Curtains were open on the sides so insulation can be removed for the summer. 3M dual-lock used to close the sides. Without the insulation curtains work very well for privacy and fold to a small package for storage. With insulation they are a larger volume and more difficult to store.
 

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Next, I want to make the window coverings look somewhat less "hack" or "van dweller" so I would cover them in fabric, inside and out.
My plan is to attach the window covers either with magnet or with snaps.
Having dealt with repeated snap failures on boat covers I wanted no part of them in the van. We made window coverings with 3M Thinsulate SM600L, ripstop fabric (inside and out) and rare earth magnets. They are simple to use, easy to stash and effective at insulating and blocking light.
 

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Bob, I like Gypsy Brewer's window covers. Thinking along the same line, but adding some spring wire (aka 1080 steel wire; aka music wire) inside the frame to keep the same around the windows. I have some old bandsaw blades that will do the same trick but need to run teeth paste a belt sander. 1065 steel band is used by shipping companies to bind stuff to pallets, so another source of that type of steel.

If you have enough Thinsulate left over, I'd used that and Reflectix to reduce the heat transfer. Convection, conduction, and Radiation. All you need to know about heat transfer, so tackle one at a time to keep the van cool. Cool photo thanks to NASA.

Magnets. I have tons of them, I used some 3/8" diameter x 1" long ones and epoxied into aluminum (you'll see those all over the shop, handy for holding things), but I still have a bunch of 1/4" x 0.5" rare earth magnets. Next time you stop by reminding me as I'll put about 24 of those to the side for you.

I splurged and got the combo sink/stove ala Scotty86's photo's (Instagram?), known at as a hob in the UK. Grind my coffee the night before, have a Melitta drip coffee maker ready to in the morning. Quietly boil water, make coffee, road trip ready!
 

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Reiterating this question -

A lot of the window covers I see (like strawfoot) have Low-e encapsulated in something like rip-stop nylon. Wouldn't this completely negate the radiant barrier qualities of the low-e since there is no air gap between it and the fabric cover, so heat could ~conduct through the fabric and low-e?

Or does the low-e still work as a radiant barrier because there is ~air next to the fabric on the outsides?

Thinking about getting some insulated covers (thinsulate) - but debating if putting low-e inside them would make them even better. Or I could just put low-e on the outside of the covers against the windows when it's sunny and I don't care about stealth.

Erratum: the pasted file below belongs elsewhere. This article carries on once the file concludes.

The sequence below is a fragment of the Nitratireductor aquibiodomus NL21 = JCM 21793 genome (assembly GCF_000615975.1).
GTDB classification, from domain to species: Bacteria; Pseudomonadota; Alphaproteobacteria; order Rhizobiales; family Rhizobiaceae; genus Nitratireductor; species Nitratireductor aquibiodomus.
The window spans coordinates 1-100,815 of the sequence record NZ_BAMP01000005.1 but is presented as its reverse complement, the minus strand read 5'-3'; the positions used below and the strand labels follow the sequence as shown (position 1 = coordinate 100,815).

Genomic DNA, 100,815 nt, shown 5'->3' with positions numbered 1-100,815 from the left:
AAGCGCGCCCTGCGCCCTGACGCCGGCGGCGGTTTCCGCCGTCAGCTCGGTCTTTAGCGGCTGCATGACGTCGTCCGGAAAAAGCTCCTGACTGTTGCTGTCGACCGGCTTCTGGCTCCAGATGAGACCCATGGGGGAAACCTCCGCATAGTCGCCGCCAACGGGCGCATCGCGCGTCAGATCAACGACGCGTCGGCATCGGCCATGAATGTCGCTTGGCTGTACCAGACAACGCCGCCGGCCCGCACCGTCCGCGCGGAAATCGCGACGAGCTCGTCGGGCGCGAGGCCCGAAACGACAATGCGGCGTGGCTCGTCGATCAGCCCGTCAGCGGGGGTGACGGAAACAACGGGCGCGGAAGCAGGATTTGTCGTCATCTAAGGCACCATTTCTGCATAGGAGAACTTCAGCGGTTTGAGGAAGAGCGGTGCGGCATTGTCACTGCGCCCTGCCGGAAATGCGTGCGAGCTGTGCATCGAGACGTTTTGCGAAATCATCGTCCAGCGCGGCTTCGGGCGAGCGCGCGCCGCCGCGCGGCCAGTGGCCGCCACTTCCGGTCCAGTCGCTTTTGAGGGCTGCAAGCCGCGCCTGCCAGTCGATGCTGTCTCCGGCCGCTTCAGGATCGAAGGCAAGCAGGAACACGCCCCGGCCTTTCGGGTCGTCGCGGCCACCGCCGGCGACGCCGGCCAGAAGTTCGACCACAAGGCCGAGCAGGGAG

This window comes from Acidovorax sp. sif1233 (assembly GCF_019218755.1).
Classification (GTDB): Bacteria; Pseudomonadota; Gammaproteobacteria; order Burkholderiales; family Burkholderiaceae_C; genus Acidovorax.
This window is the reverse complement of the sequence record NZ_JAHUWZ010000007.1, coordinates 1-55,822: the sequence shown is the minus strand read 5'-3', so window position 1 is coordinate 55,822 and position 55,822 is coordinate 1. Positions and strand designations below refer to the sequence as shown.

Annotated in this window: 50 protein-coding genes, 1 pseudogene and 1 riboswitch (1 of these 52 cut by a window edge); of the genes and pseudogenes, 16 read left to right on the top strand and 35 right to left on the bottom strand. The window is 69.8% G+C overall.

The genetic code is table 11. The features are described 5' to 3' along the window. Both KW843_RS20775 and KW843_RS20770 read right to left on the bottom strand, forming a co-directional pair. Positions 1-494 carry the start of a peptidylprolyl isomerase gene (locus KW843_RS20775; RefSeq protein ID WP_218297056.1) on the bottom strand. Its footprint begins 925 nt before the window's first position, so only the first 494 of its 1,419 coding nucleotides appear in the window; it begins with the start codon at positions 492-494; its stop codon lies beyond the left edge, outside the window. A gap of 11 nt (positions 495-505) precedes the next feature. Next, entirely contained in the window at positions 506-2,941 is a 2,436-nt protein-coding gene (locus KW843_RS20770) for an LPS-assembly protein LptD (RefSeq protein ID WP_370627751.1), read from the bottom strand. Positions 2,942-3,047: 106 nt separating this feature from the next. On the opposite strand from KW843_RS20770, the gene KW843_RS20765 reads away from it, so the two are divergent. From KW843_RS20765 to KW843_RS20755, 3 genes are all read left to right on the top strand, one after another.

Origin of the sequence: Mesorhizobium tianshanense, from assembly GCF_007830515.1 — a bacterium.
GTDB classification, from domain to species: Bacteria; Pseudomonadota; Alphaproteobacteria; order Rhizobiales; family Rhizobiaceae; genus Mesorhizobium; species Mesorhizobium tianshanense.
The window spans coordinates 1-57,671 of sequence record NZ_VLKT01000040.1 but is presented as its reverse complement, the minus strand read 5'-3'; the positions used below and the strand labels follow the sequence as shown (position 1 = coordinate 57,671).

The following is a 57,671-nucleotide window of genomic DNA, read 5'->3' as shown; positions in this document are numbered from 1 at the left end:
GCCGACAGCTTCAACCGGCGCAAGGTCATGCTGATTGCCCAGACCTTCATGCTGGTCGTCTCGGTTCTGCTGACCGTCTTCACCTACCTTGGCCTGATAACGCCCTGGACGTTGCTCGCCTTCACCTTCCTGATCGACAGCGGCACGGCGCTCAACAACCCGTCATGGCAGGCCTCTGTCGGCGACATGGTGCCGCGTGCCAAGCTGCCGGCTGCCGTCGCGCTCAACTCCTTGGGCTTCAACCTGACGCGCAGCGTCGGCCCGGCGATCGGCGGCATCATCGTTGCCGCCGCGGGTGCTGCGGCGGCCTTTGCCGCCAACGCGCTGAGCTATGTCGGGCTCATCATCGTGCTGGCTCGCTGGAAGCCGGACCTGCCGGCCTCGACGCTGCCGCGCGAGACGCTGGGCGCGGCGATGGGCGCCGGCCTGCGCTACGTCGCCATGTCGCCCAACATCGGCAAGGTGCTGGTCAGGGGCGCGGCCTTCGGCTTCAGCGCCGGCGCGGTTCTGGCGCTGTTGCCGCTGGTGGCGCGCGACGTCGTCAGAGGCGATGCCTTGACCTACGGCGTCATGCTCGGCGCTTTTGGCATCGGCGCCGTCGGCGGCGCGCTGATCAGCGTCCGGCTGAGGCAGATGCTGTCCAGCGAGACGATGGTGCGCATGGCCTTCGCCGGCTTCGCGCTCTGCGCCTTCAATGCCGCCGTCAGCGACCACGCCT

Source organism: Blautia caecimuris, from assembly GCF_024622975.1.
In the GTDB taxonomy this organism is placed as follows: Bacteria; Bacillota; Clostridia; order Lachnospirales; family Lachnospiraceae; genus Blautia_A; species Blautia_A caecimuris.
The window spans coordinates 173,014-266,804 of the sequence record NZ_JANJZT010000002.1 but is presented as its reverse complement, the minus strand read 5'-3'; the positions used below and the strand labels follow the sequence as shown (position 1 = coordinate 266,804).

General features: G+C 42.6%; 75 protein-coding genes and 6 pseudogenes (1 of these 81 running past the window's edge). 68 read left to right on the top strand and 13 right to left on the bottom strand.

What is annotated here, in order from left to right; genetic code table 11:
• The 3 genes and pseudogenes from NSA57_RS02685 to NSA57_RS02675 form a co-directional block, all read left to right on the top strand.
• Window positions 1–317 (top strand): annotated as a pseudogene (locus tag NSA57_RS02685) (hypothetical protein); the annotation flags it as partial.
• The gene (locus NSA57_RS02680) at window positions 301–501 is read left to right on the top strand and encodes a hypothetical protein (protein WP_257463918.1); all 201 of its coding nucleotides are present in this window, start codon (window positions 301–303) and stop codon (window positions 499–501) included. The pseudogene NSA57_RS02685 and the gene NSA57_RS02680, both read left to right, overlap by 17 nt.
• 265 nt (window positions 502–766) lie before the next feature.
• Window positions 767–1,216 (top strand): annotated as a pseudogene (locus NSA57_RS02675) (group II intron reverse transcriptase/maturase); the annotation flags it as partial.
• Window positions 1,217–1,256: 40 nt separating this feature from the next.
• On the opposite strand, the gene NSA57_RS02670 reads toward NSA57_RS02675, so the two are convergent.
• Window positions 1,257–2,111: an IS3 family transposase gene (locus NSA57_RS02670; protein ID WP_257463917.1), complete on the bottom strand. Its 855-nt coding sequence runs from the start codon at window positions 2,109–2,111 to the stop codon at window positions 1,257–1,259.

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Our plan is low-e visible on the window side, 200ML Thinsulate on the inside with a rip stop cover on the inside only and an edge sewed to bring it all together. This will hopefully give the best reflection and keeping heat trapped. I think to attach it I'm going to do magnet tabs and since we are in a passenger van using the stock trim I'll glue some metal strips on the backside of the trim so they can attach to specific points. For the air gap I'm going to stand these away from the glass somewhat and see how that goes. I think a lot of this is guessing and there are so many options and it takes a lot of work to make these things that it's probably best to just pick one and see how it goes while balancing the cost and weight of the resulting coverings.

Although it's only anecdotal, I camped two nights for the first time in the van this weekend. It's in a state right now with almost all of the stock trim removed, 600ML Thinsulate on the ceiling and in some of the walls and then low-e only window coverings. I could feel the coldness radiating from the metal walls, but could not feel the same from areas covered in thinsulate or low-e, so it seemed to be doing it's job. The temp got down to about 10 degrees F at night.

One tip for making your templates. We had the best luck with heavier tracing paper from Amazon, laid it over the outside of each window and taped it with painters tape. Then I shined a light from the inside of the van at night and could see the little black dots on the glass. I took a chisel point dry erase marker and traced the outside edge of the black dots with roughly a 1/4" thick line. Then took the template and taped it over my low-e and used a box cutter and a straight edge to cut the underlying low-e. For the corners I used an exacto and free handed it over the tracing paper. For the sliding door, where the trim is still in the van, this method produced a cutout that fit exactly. I don't know how it was so spot on, but it was really surprising. The others will likely do the same when I get the trim back in. I think this method with the additional materials and the tabs will allow us to have enough area to "float" the coverings away from the window.